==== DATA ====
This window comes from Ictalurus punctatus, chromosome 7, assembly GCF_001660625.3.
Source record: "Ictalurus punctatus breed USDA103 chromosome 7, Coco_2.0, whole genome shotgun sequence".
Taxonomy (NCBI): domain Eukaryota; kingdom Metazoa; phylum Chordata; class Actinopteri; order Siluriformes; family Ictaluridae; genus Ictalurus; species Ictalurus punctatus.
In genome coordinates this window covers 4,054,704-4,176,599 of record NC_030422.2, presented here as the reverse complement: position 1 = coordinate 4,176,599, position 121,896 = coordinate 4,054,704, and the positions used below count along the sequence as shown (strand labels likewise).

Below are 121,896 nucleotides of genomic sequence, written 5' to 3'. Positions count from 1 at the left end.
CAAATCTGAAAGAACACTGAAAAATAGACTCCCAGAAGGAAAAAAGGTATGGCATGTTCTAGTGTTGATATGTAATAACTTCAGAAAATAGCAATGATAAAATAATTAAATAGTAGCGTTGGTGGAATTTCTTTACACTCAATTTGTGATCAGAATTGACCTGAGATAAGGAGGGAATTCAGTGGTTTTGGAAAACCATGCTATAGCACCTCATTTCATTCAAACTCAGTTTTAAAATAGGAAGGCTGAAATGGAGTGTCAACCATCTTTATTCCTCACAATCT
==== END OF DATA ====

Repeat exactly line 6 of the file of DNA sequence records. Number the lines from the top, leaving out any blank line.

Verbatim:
CAAATCTGAAAGAACACTGAAAAATAGACTCCCAGAAGGAAAAAAGGTATGGCATGTTCTAGTGTTGATATGTAATAACTTCAGAAAATAGCAATGATAAAATAATTAAATAGTAGCGTTGGTGGAATTTCTTTACACTCAATTTGTGATCAGAATTGACCTGAGATAAGGAGGGAATTCAGTGGTTTTGGAAAACCATGCTATAGCACCTCATTTCATTCAAACTCAGTTTTAAAATAGGAAGGCTGAAATGGAGTGTCAACCATCTTTATTCCTCACAATCT